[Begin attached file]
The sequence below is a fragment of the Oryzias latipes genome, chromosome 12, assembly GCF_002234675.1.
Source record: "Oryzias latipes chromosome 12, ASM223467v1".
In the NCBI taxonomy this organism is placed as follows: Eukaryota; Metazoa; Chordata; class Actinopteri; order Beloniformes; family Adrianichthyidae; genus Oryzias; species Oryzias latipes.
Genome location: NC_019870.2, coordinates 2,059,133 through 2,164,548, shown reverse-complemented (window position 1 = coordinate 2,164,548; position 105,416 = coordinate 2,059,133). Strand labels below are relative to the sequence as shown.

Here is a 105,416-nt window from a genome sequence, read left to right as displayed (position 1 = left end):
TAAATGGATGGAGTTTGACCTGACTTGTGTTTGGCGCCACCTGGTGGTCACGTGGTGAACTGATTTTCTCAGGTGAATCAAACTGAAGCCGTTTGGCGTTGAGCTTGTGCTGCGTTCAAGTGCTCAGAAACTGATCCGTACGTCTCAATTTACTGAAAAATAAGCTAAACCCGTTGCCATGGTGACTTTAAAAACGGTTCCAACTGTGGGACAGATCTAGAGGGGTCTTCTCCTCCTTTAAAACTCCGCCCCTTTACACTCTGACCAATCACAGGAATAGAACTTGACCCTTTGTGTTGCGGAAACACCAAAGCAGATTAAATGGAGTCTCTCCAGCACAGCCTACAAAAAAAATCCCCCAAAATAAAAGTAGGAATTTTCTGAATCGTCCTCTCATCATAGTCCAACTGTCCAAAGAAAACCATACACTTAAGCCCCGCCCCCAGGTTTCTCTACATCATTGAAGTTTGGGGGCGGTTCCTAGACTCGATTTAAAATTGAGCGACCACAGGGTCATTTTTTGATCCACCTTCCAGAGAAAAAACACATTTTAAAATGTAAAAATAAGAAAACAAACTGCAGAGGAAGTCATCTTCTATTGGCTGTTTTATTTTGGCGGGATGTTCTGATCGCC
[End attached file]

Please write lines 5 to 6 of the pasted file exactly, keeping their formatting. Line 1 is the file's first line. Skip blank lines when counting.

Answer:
Here is a 105,416-nt window from a genome sequence, read left to right as displayed (position 1 = left end):
TAAATGGATGGAGTTTGACCTGACTTGTGTTTGGCGCCACCTGGTGGTCACGTGGTGAACTGATTTTCTCAGGTGAATCAAACTGAAGCCGTTTGGCGTTGAGCTTGTGCTGCGTTCAAGTGCTCAGAAACTGATCCGTACGTCTCAATTTACTGAAAAATAAGCTAAACCCGTTGCCATGGTGACTTTAAAAACGGTTCCAACTGTGGGACAGATCTAGAGGGGTCTTCTCCTCCTTTAAAACTCCGCCCCTTTACACTCTGACCAATCACAGGAATAGAACTTGACCCTTTGTGTTGCGGAAACACCAAAGCAGATTAAATGGAGTCTCTCCAGCACAGCCTACAAAAAAAATCCCCCAAAATAAAAGTAGGAATTTTCTGAATCGTCCTCTCATCATAGTCCAACTGTCCAAAGAAAACCATACACTTAAGCCCCGCCCCCAGGTTTCTCTACATCATTGAAGTTTGGGGGCGGTTCCTAGACTCGATTTAAAATTGAGCGACCACAGGGTCATTTTTTGATCCACCTTCCAGAGAAAAAACACATTTTAAAATGTAAAAATAAGAAAACAAACTGCAGAGGAAGTCATCTTCTATTGGCTGTTTTATTTTGGCGGGATGTTCTGATCGCC